Final photos: historic Hubbard Ice buildings in Cedar Rapids, Iowa
By Cindy Hadish/Save CR Heritage
Buildings that were key to the history of Cedar Rapids, and constructed to withstand water and ice, have been demolished so they are not left on the “wet” side of a flood levee.
The Hubbard Ice complex, built over a series of years along the Cedar River starting in the 1930s, was bought out by the city even after returning to service after the devastating floods of 2008.
One building remains on the site, at First Street and K Avenue NW, which preservationists hope will be saved to tell part of the story of the ice industry that was important to the city’s history.
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Ice was harvested from the Cedar River until 1937, said city historian Mark Stoffer Hunter.
As discussions ensued on the fate of the Hubbard Ice buildings several years ago, City Council member Scott Olson, one of eight owners, said the complex was full, with more than 20 tenants. Hubbard Ice had an assessed value of nearly $1.8 million, providing annual property taxes of more than $56,000 to Cedar Rapids.
Save CR Heritage and Stoffer Hunter were among preservationists who advocated to save the brick buildings, noting that the structures were designed to hold ice and water.
They pointed to other cities that have made use of similar historic structures, such as the Ice House Museum in Cedar Falls, and the Freight House in Davenport, which houses restaurants and other businesses and is the site of a popular farmers market.
“It’s built like a fort inside,” Stoffer Hunter said, before demolitions began on the Hubbard Ice buildings late this summer. Demolition work was still underway this month.
Ultimately, only a small office building was designated to be saved. City officials have said the building will be used as an open park structure.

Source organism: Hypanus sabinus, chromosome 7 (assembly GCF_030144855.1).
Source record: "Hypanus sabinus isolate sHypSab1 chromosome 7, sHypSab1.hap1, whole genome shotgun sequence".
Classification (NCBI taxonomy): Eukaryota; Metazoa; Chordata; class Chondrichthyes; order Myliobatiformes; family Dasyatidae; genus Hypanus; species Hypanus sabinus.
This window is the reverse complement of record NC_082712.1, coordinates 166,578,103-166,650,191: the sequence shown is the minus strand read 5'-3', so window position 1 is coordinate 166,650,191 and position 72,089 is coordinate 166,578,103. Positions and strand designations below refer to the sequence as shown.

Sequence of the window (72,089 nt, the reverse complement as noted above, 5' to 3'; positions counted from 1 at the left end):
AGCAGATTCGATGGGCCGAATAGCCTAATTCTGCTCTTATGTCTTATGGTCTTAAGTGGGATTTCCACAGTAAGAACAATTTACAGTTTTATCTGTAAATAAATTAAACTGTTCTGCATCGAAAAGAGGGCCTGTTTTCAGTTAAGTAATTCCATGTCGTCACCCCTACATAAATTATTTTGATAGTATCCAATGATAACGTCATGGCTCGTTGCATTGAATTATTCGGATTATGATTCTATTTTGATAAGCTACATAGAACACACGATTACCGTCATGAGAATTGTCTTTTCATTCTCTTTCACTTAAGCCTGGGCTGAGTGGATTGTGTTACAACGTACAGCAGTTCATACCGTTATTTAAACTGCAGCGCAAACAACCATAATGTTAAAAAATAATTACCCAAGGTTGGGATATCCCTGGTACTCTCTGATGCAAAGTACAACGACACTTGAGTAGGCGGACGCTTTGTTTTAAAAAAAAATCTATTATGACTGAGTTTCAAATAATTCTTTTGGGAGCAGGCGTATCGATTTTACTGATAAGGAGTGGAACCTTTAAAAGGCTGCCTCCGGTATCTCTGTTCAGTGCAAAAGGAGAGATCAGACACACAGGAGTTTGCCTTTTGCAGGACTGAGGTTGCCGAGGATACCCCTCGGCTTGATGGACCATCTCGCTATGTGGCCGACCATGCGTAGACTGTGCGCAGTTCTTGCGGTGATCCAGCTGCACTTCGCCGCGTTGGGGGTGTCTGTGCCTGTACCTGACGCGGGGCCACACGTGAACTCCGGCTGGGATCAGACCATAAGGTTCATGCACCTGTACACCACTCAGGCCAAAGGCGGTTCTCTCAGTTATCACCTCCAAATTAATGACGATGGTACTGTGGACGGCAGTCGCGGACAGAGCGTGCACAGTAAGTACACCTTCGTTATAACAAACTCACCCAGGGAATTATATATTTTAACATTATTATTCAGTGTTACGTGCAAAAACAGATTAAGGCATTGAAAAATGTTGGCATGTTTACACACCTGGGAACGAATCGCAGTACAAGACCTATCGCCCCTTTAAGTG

Hubbard Ice Company was established in 1870 on a site above the dam on the east side of the Cedar River, and moved to the west side in 1901, constructing a series of buildings to store ice harvested from the river.
“By the turn-of-the-century, Hubbard Ice operated 13 ice wagons to supply household and commercial users throughout the city, and in 1915 modernized its operation by the addition of equipment to artificially manufacture ice,” a historical survey of the neighborhood notes. “In addition to its retail operation, Hubbard supplied ice for all of the refrigerated cars operated by the Chicago, Rock Island and Pacific Railroad.”
Stoffer Hunter said the original buildings were replaced, with the smaller office building likely built between 1930 and 1935. Warehouses along First Street NW were constructed between 1930 and 1940, while the section along K Avenue NW was built for Searles Dairy in the late 1940s to 1950s.
David and Lijun Chadima, whose family operated the business for decades, toured the site earlier this summer, along with Stoffer Hunter.
See photos from the tour, along with demolition images, below: